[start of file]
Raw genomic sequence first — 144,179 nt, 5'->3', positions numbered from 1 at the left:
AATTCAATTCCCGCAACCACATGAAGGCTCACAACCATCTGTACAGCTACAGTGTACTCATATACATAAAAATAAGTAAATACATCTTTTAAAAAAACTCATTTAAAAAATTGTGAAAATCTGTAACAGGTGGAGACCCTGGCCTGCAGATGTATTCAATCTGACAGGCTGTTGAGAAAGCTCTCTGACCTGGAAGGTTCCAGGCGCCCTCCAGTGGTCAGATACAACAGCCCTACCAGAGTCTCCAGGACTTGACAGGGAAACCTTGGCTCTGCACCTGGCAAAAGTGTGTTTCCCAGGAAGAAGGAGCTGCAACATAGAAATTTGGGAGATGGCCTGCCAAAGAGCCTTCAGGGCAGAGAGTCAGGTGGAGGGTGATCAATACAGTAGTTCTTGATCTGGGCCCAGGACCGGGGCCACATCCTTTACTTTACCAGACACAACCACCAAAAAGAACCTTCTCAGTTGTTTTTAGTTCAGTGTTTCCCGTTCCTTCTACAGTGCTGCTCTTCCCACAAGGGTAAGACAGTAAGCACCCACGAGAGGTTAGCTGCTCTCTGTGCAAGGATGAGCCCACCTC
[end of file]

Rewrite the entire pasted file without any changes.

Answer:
Raw genomic sequence first — 144,179 nt, 5'->3', positions numbered from 1 at the left:
AATTCAATTCCCGCAACCACATGAAGGCTCACAACCATCTGTACAGCTACAGTGTACTCATATACATAAAAATAAGTAAATACATCTTTTAAAAAAACTCATTTAAAAAATTGTGAAAATCTGTAACAGGTGGAGACCCTGGCCTGCAGATGTATTCAATCTGACAGGCTGTTGAGAAAGCTCTCTGACCTGGAAGGTTCCAGGCGCCCTCCAGTGGTCAGATACAACAGCCCTACCAGAGTCTCCAGGACTTGACAGGGAAACCTTGGCTCTGCACCTGGCAAAAGTGTGTTTCCCAGGAAGAAGGAGCTGCAACATAGAAATTTGGGAGATGGCCTGCCAAAGAGCCTTCAGGGCAGAGAGTCAGGTGGAGGGTGATCAATACAGTAGTTCTTGATCTGGGCCCAGGACCGGGGCCACATCCTTTACTTTACCAGACACAACCACCAAAAAGAACCTTCTCAGTTGTTTTTAGTTCAGTGTTTCCCGTTCCTTCTACAGTGCTGCTCTTCCCACAAGGGTAAGACAGTAAGCACCCACGAGAGGTTAGCTGCTCTCTGTGCAAGGATGAGCCCACCTC